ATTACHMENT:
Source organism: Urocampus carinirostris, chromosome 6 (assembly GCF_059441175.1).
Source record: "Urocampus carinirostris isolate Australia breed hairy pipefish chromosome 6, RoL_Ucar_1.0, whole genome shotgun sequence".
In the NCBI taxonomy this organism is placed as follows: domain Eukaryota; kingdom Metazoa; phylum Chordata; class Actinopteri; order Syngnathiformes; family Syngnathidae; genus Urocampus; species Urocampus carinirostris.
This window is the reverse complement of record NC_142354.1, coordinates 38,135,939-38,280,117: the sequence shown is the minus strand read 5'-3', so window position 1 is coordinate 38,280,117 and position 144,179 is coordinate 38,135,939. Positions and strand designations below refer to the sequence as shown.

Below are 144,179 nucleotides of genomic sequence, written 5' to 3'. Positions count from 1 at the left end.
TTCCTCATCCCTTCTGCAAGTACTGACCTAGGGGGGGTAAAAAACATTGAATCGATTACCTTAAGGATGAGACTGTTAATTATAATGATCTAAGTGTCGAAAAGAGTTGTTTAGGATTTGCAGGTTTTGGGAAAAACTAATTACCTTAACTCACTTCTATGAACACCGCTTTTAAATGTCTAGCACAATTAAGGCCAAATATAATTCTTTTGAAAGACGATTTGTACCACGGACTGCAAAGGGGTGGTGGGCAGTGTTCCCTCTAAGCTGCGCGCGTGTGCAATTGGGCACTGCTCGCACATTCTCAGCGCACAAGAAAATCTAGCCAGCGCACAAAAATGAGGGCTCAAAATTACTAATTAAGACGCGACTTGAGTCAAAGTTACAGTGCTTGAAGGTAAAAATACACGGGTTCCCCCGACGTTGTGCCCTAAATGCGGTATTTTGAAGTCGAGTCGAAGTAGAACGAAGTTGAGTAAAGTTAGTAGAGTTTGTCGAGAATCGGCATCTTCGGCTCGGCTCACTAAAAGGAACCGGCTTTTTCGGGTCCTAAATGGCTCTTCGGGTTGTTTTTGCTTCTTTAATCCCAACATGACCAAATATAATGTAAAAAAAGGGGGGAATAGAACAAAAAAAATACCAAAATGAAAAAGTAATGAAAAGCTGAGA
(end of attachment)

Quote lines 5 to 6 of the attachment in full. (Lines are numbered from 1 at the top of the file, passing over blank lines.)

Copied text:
Below are 144,179 nucleotides of genomic sequence, written 5' to 3'. Positions count from 1 at the left end.
TTCCTCATCCCTTCTGCAAGTACTGACCTAGGGGGGGTAAAAAACATTGAATCGATTACCTTAAGGATGAGACTGTTAATTATAATGATCTAAGTGTCGAAAAGAGTTGTTTAGGATTTGCAGGTTTTGGGAAAAACTAATTACCTTAACTCACTTCTATGAACACCGCTTTTAAATGTCTAGCACAATTAAGGCCAAATATAATTCTTTTGAAAGACGATTTGTACCACGGACTGCAAAGGGGTGGTGGGCAGTGTTCCCTCTAAGCTGCGCGCGTGTGCAATTGGGCACTGCTCGCACATTCTCAGCGCACAAGAAAATCTAGCCAGCGCACAAAAATGAGGGCTCAAAATTACTAATTAAGACGCGACTTGAGTCAAAGTTACAGTGCTTGAAGGTAAAAATACACGGGTTCCCCCGACGTTGTGCCCTAAATGCGGTATTTTGAAGTCGAGTCGAAGTAGAACGAAGTTGAGTAAAGTTAGTAGAGTTTGTCGAGAATCGGCATCTTCGGCTCGGCTCACTAAAAGGAACCGGCTTTTTCGGGTCCTAAATGGCTCTTCGGGTTGTTTTTGCTTCTTTAATCCCAACATGACCAAATATAATGTAAAAAAAGGGGGGAATAGAACAAAAAAAATACCAAAATGAAAAAGTAATGAAAAGCTGAGA